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Black voters in South Carolina voice frustration with Biden's first year in office

Some say they’re disappointed, in particular, with the failure by Democrats to pass key voting rights legislation in the Senate.

Black voters in South Carolina helped reenergize Joe Biden's struggling presidential campaign during the 2020 primary, leading to his eventual victory. But now, one year into his term, some of those voters are expressing frustration that the president hasn’t delivered on all of his promises yet.

Many say they’re disappointed, in particular, with the failure by Democrats to pass key voting rights legislation in the Senate. The caucus on Wednesday night tried to advance two bills, the Freedom to Vote Act and the John Lewis Voting Rights Advancement Act, but Republicans blocked their effort.

Helen Bradley, a retired community activist, said that she doesn’t think Biden has fought hard enough for the priorities of the Black community.

"I don't think he has done that and I'm hoping that he'll make a change. He has time to do it,” she said. “I don't think he's delivered on all the promises that he made.”

Tuesday Duckett, a single mom who works for the University of South Carolina, said that Biden has fulfilled his promises to Black voters only “partially.” Her message to Biden is to, “look deep, especially in our rural areas, because we are suffering and we do need them to come and make sure that we are getting what we needed and what we were promised as a community.”

House Majority Whip James Clyburn, D-S.C., whose endorsement played a pivotal role in Biden's South Carolina win, told NBC News that it’s “disrespectful” to expect that everything Biden laid out in his campaign is going to be completed in his first year in office.

Clyburn said Democrats have to do “what’s necessary” to make sure there isn’t a depressed turnout among Black voters in November’s midterm elections. There’s a message Democrats should highlight to their constituents, he said.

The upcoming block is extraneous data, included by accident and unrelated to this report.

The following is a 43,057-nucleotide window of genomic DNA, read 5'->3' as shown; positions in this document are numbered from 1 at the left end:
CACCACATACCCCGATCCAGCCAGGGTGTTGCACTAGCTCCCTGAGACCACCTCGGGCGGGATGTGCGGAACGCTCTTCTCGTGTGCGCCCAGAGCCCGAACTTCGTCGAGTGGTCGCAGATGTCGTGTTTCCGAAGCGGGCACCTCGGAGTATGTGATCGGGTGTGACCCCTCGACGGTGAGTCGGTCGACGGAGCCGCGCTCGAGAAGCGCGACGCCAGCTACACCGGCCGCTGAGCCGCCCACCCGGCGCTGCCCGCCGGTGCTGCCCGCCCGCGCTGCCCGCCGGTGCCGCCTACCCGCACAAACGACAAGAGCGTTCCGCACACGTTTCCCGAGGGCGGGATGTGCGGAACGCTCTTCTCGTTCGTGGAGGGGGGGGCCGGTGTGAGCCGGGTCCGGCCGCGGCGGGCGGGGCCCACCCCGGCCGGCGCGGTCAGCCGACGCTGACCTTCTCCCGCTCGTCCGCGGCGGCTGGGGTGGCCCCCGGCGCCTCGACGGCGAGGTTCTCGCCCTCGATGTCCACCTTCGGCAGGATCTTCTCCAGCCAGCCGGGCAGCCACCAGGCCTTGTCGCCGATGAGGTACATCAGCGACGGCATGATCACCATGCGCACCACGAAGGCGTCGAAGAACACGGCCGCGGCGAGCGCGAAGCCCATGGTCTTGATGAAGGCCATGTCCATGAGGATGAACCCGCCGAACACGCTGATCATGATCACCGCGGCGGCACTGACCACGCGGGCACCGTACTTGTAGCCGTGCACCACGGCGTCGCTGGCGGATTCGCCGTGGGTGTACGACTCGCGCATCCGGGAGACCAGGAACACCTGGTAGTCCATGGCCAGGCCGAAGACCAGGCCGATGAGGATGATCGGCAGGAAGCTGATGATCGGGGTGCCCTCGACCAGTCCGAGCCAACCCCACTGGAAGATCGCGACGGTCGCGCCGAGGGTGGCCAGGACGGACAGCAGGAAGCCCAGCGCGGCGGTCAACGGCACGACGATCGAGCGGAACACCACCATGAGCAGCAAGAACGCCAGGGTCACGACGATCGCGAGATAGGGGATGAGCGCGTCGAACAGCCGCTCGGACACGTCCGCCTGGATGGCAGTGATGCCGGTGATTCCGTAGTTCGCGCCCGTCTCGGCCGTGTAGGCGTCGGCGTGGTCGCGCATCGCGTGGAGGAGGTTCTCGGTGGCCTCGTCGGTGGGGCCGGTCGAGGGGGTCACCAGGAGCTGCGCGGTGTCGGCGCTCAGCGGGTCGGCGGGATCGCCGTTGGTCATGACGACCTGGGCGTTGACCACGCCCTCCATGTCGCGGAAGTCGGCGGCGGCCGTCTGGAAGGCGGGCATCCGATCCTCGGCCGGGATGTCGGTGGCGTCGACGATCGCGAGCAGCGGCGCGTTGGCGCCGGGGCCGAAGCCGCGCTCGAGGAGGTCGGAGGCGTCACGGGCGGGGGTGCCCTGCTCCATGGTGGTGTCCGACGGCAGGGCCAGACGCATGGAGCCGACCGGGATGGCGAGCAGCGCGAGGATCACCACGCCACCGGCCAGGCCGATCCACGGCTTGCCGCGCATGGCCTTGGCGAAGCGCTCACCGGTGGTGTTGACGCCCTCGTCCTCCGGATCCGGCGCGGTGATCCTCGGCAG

“You've got to focus on the glass being half full and tell people what we've done with that half and so that they will have faith and confidence that we will get the other half of glass done. If we keep talking about what we have not done, rather than what we have done. We deserve to be defeated at the polls,” Clyburn said.

Fletcher Smith, who was a Biden surrogate in the 2008 election cycle and again in 2020, said that Biden needs to do more to deliver on the promises he made to Black voters. He suggested that he do a “fireside chat” with the American people in a primetime setting. As NBC News reported on Monday, senior administration officials have said the White House is planning a new communications strategy, with Biden spending more time connecting with voters.

Smith said that while Biden has not done enough to improve voting rights, she praised his efforts to quash the Covid pandemic, to improve the economy and to ensure that Americans are protected both from domestic and foreign threats.

“But he's got to have a laser focus on the Voting Rights Act,” Smith said. “We have been there for Biden every step of the way. We will continue to be with him. But he needs to be with us walking side by side, not behind us.”

A new NBC News poll released Thursday found that Biden's approval rating among Black voters has declined from 83 percent to 64 percent during his first year in office.

At a press conference Wednesday, NBC News' Kristen Welker asked Biden about whether he’s done enough for the Black community.

“I've had their back. I've had their back my entire career. I've never not had their back. And I started on the voting rights issues long, long ago. That's what got me involved in politics in the first place,” he said.

Biden said part of the problem is that he hasn’t been visiting communities in person enough, which he said has been due to both Covid and trying to make progress with Congress.

“I'm sure there's people in labor saying, “Why haven't they been able to do A, B, C, or D?” he said. “So, it's just going to take a little bit of time.”

For more on this story, watch “NBC News with Lester Holt” tonight at 6:30 p.m. ET.